(A) Several surface-exposed histidines (Table 6) have extended density protruding from the imidazole ring in the plane of the ring. These extensions may represent a tightly bound heavy atom, but these features are heterogeneous (length between 2 and 4 Å) and have a very heterogeneous chemical environment; therefore, they cannot be attributed to a single type of bound atom or modification. We tentatively modeled them as water molecules. (B) In three locations, sulfur atoms of surface-exposed and closely positioned cysteine-methionine couples are bridged by density with reproducible elongated features (Cys-Met: FMet76-FCys215, FMet94-ECys132, BMet106-BCys102). We could not assign the density to any known modification or tightly bound chemical present in the protein purification buffer. Because complex I was purified without reducing agents, the corresponding Cys residues were tentatively modeled as cysteines oxidized to sulfenic acid.

Figure 4 with 2 supplements
Structural details of the membrane arm.

(A) The E-channel. Top: Side view, bottom: view from the cytoplasm. Charged residues between NuoH and NuoN subunits are indicated along with the distances between them. The cavities allowing entrance of ions and water molecules are shown as gray surfaces. (B) Conformational heterogeneity within the NuoM subunit. Top: Comparison of the conformation of MTMH8 in E. coli (green) with 13TMH8 in T. thermophilus (gray). Bottom: density of NuoM subunit displays heterogeneity within MTMH8 region, marked by a black rectangle.

Figure 4—figure supplement 1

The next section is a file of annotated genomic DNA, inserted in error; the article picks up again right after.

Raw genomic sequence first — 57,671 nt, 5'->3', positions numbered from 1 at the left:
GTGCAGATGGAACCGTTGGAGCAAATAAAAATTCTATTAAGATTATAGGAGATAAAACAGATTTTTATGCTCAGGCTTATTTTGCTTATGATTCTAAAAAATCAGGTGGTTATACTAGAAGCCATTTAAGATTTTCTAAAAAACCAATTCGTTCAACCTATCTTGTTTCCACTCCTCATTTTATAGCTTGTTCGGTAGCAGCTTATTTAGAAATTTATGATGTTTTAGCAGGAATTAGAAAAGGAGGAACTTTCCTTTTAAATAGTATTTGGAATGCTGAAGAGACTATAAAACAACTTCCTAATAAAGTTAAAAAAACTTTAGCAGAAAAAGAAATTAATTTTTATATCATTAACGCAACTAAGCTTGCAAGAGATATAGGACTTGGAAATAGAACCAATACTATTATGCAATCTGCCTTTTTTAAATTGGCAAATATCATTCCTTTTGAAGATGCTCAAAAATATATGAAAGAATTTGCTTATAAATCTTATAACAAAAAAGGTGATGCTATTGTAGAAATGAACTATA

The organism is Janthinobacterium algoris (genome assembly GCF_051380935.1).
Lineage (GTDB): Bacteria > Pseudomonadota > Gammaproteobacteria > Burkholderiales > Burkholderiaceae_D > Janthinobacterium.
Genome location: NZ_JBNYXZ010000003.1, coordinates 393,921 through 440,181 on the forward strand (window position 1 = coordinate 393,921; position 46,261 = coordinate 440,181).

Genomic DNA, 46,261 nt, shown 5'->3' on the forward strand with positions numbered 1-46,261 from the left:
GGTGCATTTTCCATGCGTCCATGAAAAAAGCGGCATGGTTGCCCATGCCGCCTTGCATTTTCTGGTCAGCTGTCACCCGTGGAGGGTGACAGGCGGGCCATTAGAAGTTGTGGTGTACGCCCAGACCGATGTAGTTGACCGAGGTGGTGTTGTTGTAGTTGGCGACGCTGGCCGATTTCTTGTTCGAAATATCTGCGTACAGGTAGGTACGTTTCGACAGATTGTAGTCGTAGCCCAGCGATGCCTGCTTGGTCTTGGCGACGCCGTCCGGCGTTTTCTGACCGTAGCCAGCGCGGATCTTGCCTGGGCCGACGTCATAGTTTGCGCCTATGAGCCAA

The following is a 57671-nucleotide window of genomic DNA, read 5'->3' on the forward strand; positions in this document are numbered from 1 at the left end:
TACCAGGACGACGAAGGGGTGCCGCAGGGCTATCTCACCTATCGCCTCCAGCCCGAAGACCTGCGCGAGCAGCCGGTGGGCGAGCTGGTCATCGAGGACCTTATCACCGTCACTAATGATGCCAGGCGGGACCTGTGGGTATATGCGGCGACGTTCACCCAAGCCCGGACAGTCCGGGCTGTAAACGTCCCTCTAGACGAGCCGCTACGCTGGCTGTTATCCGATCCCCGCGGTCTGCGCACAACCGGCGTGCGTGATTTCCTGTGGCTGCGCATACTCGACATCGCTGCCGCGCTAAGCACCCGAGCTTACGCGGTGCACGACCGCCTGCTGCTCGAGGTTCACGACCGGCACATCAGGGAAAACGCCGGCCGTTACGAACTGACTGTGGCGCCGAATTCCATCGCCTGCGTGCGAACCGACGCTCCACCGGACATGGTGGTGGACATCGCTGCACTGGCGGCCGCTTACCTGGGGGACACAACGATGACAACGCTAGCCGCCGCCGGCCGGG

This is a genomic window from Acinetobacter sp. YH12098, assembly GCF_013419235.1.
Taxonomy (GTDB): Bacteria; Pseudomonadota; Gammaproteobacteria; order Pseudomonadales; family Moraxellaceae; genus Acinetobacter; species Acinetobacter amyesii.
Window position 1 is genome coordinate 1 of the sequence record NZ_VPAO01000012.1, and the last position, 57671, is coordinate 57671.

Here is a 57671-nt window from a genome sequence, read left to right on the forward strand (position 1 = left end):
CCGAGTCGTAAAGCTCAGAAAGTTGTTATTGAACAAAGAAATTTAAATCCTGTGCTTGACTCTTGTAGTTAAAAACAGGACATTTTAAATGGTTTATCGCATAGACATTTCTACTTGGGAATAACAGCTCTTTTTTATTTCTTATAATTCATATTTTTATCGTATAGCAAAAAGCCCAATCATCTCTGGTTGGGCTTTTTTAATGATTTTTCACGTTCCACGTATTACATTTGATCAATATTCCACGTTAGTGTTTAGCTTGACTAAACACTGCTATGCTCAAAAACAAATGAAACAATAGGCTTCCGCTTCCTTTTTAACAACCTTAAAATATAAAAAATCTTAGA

Comparison of X-ray and cryo-EM structures of the membrane domain.

The cryo-EM structure is colored as in Figure 1, the X-ray model is shown in black. Significant shifts in the cytoplasmic loop of NuoM and the shift of ATM1 are indicated with red arrows. Part of the β-hairpin observed in the crystal structure forms an extension of MTM6a in the cryo-EM structure. This happens despite this loop not being involved in direct crystal contact.

Figure 4—figure supplement 2
Conserved chain of ionizable residues.

Comparison of the chains of ionizable residues lining the Q-cavity and positioned in the hydrophobic region of the lipid membrane in (A) E. coli, (B) T. thermophilus, (C) Yarrowia lipolytica, and (D) Ovis aries complex I. In C and D, only the core subunits are shown.

Figure 5 with 2 supplements
Interface between the peripheral and membrane arms.

(A) Comparison of the interface between E. coli (green) and T. thermophilus (PDB ID:4HEA, gray) complex I. Structures were aligned on the subunit NuoH/Nqo8. The rotation axis of the subunits NuoB/D module relative to Nqo6/4 is indicated. (B) Interfacial contacts between the peripheral and membrane arms in T. thermophilus (upper panel) and E. coli (middle and bottom panel). A gap in the subunit interface is apparent in the absence of the conserved ATMH1-2 loop fragment. The corresponding loop from T. thermophilus is shown in gray in the cartoon representation (bottom panel). (C) Differences in the structures of NuoH and NuoA subunits between E. coli (color coded as in Figure 1) and T. thermophilus (gray). (D) View from the membrane on the entrance to the Q-cavity. Homology model of HTM1, absent in the E. coli structure, is shown in the cartoon representation. The protein surface is colored by lipophilicity.